... those under the earth, the multitude that arose along with the Lord. For says the Scripture, “Many bodies of the saints that slept arose,” their graves being opened. He descended, indeed, into Hades alone, but He arose accompanied by a multitude...[24]

Melito of Sardis (AD ?-180)

Melito of Sardis was another very early church father whose writings have been mostly lost. But what has been retained shows a belief that the first resurrection is past. He says

[Jesus] rose up from the dead, and cried aloud with this voice: Who is he who contends with me? Let him stand in opposition to me. I set the condemned man free; I gave the dead man life; I raised up the one who had been entombed. Who is my opponent? I, he says, am the Christ. I am the one who destroyed death, and triumphed over the enemy, and trampled Hades under foot, and bound the strong one, and carried off man to the heights of heaven, I, he says, am the Christ.[25]

Early church hymnal (AD 70-125)

In 1909, Rendel Harris discovered the church's first hymn book, which has been called the Odes of Solomon. Scholars say that its final form was put together in AD 125, though the hymns themselves appear to have been composed between AD 70 and 125. I want to read the entire hymn #22 because it is almost a commentary on this AD 70 binding of the dragon and resurrection of the saints. Scholars say the "I" and "me" is Jesus speaking. It says,

He who caused me to descend from on high, and to ascend from the regions below; And He who gathers what is in the Middle, and throws them to me; He who scattered my enemies, and my adversaries; He who gave me authority over bonds, so that I might unbind them; He who overthrew by my hands the dragon with seven heads, and set me at his roots that I might destroy his seed; You were there and helped me, and in every place Your name surrounded me. Your right hand destroyed his evil venom, and Your hand leveled the Way for those who believe in You. And It chose them from the graves, and separated them from the dead ones. It took dead bones and covered them with flesh. But they were motionless, so It gave them energy for life. Incorruptible was Your way and Your face; You have brought Your world to corruption, that everything might be resolved and renewed. And the foundation of everything is Your rock. And upon it You have built Your kingdom, and it became the dwelling-place of the holy ones. Hallelujah.[26]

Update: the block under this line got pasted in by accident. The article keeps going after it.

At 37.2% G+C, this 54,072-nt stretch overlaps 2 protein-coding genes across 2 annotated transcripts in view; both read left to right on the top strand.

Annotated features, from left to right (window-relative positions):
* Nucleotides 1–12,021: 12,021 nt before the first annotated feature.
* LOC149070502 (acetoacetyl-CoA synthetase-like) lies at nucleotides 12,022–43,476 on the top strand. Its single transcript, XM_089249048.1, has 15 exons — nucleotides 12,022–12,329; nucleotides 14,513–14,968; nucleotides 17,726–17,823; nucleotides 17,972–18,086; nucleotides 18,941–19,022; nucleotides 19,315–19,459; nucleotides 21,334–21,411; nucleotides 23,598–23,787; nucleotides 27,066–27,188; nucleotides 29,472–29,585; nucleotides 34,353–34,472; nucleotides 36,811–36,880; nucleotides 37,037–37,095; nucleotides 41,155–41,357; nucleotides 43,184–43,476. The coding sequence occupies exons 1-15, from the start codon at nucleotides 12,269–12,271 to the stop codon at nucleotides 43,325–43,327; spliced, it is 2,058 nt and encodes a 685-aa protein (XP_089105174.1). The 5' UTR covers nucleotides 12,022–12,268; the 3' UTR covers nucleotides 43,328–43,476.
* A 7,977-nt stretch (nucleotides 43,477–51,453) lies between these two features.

In connection with destroying the seven-headed dragon, Satan, it speaks of a literal resurrection of bodies from the graves, and the expansion of the kingdom after that. And all of that is in the past tense. Ode 17 also speaks of a past resurrection.

Irenaeus, Cyril of Jerusalem, Clement of Alexandria, Hillary of Poitiers, Remigius, etc.

Not all fathers believed in an AD 70 resurrection. Some believed the first resurrection was in AD 30 in its entirety, where there was a literal resurrection of Old Testament saints. Irenaeus[27], Cyril of Jerusalem[28], Clement of Alexandria,[29] Hillary of Poitiers,[30] Remigius,[31] and others spoke of a massive resurrection into glorified bodies. So even on their interpretation of the first resurrection being only in AD 30, the first resurrection had already happened. In any case, there is clear precedent for my interpretation, and it definitely resolves the impasse that people find themselves in on this passage.

Exegesis of verses 4-6

Having disposed of the wrong interpretations, let me very very quickly go through the passage phrase by phrase and apply it.

The thrones (v. 4a)

Verse 4 says, "And I saw thrones..." Of the 47 times that John uses the word "throne," all refer to thrones in heaven except for two, one of which is the throne of Satan and the other is the throne of the beast. So just based on word usage, the likelihood is that these are thrones set in heaven.